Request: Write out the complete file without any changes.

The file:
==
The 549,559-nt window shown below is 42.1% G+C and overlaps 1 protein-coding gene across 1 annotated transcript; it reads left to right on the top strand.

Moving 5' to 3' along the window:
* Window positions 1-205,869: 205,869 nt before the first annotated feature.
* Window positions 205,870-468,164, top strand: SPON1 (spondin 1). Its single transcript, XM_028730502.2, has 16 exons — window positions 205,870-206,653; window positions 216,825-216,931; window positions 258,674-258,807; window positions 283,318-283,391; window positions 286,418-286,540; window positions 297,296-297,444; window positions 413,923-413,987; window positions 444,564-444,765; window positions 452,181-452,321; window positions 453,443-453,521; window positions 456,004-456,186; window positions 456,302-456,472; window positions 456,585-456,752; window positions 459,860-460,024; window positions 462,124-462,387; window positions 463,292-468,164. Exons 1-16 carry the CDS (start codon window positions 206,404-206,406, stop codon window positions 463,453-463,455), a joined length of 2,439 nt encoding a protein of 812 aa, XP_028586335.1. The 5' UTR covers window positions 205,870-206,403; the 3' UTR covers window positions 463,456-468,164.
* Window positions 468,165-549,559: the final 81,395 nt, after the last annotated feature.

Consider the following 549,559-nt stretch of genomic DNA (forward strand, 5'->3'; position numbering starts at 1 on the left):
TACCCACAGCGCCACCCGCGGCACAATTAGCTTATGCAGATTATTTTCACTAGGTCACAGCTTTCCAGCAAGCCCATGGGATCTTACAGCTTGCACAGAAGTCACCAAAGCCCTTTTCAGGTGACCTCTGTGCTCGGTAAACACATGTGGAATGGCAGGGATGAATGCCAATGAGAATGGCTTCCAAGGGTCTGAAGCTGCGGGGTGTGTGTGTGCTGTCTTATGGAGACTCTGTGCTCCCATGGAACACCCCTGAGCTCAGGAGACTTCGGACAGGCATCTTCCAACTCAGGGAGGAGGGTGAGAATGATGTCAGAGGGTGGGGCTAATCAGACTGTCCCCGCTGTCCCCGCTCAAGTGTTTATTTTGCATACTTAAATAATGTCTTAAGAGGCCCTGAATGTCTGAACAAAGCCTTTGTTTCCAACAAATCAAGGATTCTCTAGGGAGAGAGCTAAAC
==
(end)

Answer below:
The 549,559-nt window shown below is 42.1% G+C and overlaps 1 protein-coding gene across 1 annotated transcript; it reads left to right on the top strand.

Moving 5' to 3' along the window:
* Window positions 1-205,869: 205,869 nt before the first annotated feature.
* Window positions 205,870-468,164, top strand: SPON1 (spondin 1). Its single transcript, XM_028730502.2, has 16 exons — window positions 205,870-206,653; window positions 216,825-216,931; window positions 258,674-258,807; window positions 283,318-283,391; window positions 286,418-286,540; window positions 297,296-297,444; window positions 413,923-413,987; window positions 444,564-444,765; window positions 452,181-452,321; window positions 453,443-453,521; window positions 456,004-456,186; window positions 456,302-456,472; window positions 456,585-456,752; window positions 459,860-460,024; window positions 462,124-462,387; window positions 463,292-468,164. Exons 1-16 carry the CDS (start codon window positions 206,404-206,406, stop codon window positions 463,453-463,455), a joined length of 2,439 nt encoding a protein of 812 aa, XP_028586335.1. The 5' UTR covers window positions 205,870-206,403; the 3' UTR covers window positions 463,456-468,164.
* Window positions 468,165-549,559: the final 81,395 nt, after the last annotated feature.

Consider the following 549,559-nt stretch of genomic DNA (forward strand, 5'->3'; position numbering starts at 1 on the left):
TACCCACAGCGCCACCCGCGGCACAATTAGCTTATGCAGATTATTTTCACTAGGTCACAGCTTTCCAGCAAGCCCATGGGATCTTACAGCTTGCACAGAAGTCACCAAAGCCCTTTTCAGGTGACCTCTGTGCTCGGTAAACACATGTGGAATGGCAGGGATGAATGCCAATGAGAATGGCTTCCAAGGGTCTGAAGCTGCGGGGTGTGTGTGTGCTGTCTTATGGAGACTCTGTGCTCCCATGGAACACCCCTGAGCTCAGGAGACTTCGGACAGGCATCTTCCAACTCAGGGAGGAGGGTGAGAATGATGTCAGAGGGTGGGGCTAATCAGACTGTCCCCGCTGTCCCCGCTCAAGTGTTTATTTTGCATACTTAAATAATGTCTTAAGAGGCCCTGAATGTCTGAACAAAGCCTTTGTTTCCAACAAATCAAGGATTCTCTAGGGAGAGAGCTAAAC